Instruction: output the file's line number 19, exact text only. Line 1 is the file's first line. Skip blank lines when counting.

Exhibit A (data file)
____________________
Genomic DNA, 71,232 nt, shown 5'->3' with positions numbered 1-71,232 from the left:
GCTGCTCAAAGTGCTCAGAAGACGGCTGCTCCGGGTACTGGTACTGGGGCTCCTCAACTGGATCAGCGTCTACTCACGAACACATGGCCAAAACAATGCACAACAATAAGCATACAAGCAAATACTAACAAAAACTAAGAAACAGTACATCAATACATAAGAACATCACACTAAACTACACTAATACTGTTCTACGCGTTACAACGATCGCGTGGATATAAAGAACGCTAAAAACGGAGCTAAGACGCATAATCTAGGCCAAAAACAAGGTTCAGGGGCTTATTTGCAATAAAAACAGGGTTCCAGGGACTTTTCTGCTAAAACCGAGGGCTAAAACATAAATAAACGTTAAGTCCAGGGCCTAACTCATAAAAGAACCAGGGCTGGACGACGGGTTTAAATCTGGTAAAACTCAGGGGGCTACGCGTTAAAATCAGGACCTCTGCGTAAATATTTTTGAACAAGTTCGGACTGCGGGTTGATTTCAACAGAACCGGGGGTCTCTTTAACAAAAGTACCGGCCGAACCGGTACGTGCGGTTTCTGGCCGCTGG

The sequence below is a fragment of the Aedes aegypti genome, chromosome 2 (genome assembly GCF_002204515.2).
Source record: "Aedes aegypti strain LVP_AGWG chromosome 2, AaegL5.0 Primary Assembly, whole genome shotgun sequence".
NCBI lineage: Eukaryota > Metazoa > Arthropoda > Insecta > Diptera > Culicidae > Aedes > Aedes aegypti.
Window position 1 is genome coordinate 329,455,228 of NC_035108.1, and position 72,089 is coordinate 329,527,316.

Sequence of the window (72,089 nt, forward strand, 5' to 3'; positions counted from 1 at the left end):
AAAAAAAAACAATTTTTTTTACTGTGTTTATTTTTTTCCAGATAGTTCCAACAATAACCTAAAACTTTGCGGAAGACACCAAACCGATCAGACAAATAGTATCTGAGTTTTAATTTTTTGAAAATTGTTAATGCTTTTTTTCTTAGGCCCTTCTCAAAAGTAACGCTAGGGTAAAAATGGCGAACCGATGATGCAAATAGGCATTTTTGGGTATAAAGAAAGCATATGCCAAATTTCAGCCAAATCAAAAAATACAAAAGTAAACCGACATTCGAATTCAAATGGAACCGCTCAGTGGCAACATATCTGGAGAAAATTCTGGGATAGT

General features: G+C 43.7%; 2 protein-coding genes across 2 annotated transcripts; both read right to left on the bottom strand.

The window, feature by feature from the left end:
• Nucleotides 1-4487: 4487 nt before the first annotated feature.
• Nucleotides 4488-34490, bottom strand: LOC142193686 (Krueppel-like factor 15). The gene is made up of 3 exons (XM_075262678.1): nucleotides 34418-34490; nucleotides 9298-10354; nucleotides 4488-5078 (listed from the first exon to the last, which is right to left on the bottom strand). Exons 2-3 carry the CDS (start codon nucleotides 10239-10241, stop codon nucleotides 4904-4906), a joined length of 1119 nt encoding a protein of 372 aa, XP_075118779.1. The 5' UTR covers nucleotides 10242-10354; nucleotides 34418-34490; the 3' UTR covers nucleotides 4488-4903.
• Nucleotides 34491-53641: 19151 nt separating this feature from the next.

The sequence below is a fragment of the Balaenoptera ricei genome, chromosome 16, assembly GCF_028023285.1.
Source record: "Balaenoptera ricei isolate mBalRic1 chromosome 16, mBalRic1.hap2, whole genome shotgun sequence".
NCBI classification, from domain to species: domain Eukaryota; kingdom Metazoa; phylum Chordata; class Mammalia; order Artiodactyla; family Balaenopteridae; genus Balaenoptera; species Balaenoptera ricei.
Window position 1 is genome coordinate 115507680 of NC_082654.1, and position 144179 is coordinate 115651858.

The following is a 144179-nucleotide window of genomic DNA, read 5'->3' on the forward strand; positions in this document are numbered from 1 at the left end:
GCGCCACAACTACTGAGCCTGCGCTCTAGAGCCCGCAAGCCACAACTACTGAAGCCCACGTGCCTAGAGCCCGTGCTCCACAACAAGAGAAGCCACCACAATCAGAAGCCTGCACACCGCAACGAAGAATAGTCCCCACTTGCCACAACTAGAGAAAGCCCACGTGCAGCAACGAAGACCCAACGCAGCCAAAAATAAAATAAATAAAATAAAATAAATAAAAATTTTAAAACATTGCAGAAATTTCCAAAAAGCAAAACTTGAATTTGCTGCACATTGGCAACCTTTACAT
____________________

GCGCCACAACTACTGAGCCTGCGCTCTAGAGCCCGCAAGCCACAACTACTGAAGCCCACGTGCCTAGAGCCCGTGCTCCACAACAAGAGAAGCCACCACAATCAGAAGCCTGCACACCGCAACGAAGAATAGTCCCCACTTGCCACAACTAGAGAAAGCCCACGTGCAGCAACGAAGACCCAACGCAGCCAAAAATAAAATAAATAAAATAAAATAAATAAAAATTTTAAAACATTGCAGAAATTTCCAAAAAGCAAAACTTGAATTTGCTGCACATTGGCAACCTTTACAT